Now the value of the testimony offered by the parents of large families lies not only in their unequivocal and forceful rejection of any deliberate compromise between the law of God and human selfishness, but also in their readiness to accept joyfully and gratefully these priceless gifts of God—their children — in whatever number it may please Him to send them.
This kind of attitude frees married couples from oppressive anxieties and remorse, and, in the opinion of outstanding doctors, creates the ideal psychological conditions for the healthy development of children born of the marriage. For, right at the beginning of these new lives, it eliminates all those worries and disturbances that can so easily leave physical or psychological scars on the mother or child.
Apart from exceptional cases and We have had occasion to speak of these before — nature’s law is basically one of harmony, and it leads to discord and contradictions only in cases where its normal operation is upset by particular circumstances which are for the most part abnormal, or by deliberate opposition from a human will. There is no eugenics that can improve upon nature: it is good as a science only so long as it aims at gaining a profound knowledge of nature’s laws and respects these laws — although in some cases it may be wise to dissuade people who suffer from serious defects from getting married (cfr. Enc. Casti connubii, Dec. 31, 1930: A.A.S. 22 (1930) p. 565).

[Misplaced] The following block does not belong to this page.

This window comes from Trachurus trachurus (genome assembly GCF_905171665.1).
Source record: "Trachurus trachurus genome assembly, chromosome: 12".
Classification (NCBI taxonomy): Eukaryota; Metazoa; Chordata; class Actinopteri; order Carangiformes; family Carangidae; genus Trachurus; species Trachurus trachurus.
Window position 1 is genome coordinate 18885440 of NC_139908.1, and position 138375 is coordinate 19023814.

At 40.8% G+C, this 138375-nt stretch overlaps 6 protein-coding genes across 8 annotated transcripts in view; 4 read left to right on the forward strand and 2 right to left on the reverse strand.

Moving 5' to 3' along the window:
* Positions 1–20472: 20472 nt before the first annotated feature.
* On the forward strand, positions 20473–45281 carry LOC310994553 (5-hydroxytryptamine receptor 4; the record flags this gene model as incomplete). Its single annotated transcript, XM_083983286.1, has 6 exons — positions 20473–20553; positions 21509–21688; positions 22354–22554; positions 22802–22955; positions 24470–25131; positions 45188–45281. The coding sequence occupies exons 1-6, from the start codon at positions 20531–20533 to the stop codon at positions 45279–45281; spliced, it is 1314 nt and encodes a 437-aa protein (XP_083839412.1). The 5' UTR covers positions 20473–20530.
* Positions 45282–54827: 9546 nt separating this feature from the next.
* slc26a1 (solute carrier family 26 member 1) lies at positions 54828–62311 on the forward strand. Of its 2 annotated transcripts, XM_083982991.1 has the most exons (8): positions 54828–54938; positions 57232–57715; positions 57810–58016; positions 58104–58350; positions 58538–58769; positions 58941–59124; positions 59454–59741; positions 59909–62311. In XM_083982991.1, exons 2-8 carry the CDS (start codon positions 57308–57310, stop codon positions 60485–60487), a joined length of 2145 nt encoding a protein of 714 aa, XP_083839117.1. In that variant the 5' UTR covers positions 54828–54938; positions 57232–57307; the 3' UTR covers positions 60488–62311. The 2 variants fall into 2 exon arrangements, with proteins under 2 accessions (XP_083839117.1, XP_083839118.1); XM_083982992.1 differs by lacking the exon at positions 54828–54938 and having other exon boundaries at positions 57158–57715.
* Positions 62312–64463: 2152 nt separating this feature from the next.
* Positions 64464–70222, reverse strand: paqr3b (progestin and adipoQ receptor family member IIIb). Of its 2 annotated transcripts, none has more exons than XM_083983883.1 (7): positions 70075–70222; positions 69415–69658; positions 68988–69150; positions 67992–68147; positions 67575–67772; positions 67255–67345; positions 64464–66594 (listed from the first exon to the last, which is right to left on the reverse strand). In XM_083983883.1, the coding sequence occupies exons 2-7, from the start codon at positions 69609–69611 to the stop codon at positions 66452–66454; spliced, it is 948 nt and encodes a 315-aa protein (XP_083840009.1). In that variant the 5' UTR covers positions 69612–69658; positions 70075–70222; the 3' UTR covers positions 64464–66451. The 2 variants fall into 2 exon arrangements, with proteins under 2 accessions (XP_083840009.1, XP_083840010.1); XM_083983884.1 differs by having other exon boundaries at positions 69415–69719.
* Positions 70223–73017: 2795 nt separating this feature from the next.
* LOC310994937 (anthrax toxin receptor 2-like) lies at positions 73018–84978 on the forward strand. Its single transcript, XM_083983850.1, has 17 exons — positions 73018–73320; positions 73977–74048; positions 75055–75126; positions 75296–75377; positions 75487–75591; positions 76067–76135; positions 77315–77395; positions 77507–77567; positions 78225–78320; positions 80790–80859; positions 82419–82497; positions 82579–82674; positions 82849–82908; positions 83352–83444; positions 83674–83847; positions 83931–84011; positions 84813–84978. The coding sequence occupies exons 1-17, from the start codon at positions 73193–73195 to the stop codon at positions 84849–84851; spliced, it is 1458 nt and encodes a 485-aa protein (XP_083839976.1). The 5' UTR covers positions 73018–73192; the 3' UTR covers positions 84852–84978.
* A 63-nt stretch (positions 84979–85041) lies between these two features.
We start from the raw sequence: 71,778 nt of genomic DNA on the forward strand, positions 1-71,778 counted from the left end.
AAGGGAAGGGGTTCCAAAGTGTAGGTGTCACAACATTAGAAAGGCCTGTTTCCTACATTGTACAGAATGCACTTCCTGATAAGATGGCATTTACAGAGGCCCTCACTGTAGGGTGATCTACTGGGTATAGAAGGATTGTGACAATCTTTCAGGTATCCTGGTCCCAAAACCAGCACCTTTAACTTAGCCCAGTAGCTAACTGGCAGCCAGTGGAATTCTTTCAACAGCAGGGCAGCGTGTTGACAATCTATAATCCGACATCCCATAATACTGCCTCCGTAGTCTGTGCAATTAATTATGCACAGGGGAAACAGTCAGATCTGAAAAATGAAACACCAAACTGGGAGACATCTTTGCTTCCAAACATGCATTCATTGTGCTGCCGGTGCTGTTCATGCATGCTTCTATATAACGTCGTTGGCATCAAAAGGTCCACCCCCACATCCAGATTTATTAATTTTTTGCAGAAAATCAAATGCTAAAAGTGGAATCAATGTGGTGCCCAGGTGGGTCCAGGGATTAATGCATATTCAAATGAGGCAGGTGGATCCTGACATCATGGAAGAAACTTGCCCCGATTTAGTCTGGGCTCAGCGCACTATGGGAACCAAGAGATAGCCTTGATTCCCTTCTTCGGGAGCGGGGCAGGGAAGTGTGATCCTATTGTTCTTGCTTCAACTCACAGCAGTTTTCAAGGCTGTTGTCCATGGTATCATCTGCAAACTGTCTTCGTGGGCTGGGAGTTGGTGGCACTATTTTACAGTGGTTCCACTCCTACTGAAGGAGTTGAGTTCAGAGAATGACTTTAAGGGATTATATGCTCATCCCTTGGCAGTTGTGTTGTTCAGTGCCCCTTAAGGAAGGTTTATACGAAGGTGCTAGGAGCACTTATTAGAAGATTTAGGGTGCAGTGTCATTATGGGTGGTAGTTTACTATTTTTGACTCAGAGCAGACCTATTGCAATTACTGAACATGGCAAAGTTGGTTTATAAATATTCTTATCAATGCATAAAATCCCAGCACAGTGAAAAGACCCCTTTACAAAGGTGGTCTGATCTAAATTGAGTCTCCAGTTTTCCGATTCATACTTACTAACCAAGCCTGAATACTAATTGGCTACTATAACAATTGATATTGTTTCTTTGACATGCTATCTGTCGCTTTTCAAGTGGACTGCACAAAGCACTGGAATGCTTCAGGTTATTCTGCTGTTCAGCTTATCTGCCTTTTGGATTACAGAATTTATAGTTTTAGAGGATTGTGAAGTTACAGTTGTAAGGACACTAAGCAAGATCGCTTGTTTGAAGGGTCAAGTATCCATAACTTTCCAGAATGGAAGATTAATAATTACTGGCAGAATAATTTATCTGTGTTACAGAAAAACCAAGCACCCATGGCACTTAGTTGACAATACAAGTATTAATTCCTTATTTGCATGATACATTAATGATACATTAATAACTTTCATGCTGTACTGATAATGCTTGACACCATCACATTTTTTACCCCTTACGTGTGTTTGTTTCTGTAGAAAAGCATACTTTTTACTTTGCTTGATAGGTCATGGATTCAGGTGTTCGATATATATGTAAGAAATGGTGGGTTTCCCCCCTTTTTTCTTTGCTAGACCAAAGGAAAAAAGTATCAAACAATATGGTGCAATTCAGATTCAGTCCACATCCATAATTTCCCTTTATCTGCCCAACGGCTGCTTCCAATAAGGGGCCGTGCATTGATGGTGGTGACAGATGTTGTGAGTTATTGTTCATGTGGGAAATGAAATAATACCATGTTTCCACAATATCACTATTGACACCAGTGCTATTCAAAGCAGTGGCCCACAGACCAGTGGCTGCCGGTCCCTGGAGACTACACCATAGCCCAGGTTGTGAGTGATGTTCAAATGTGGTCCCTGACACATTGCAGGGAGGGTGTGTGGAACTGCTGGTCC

Physical and moral health
Again, good common sense has always and everywhere looked upon large families as a sign, a proof, and a source of physical health, and history makes no mistake when it points to violation and abuse of the laws governing marriage and procreation as the primary cause of the decay of peoples.
Far from being a “social malady,” large families are a guarantee of the moral and physical health of a people. Virtues flourish spontaneously in homes where a baby’s cries always echo from the crib, and vice is put to flight, as if it has been chased away by the childhood that is renewed there like the fresh and invigorating breath of spring.
So let the weak and selfish take their example from you; let the nation continue to be loving and grateful toward you for all the sacrifices you have taken upon yourselves to raise and educate its citizens; just as the Church is pleased with you for enabling her to offer, along with you, ever healthier and larger groups of souls to the sanctifying activity of the divine Spirit.
In the modern civil world a large family is usually, with good reason, looked upon as evidence of the fact that the Christian faith is being lived up to, for the selfishness that We just pointed out as the principal obstacle to an increase in the size of a family group cannot be successfully overcome without recourse to ethical and religious principles.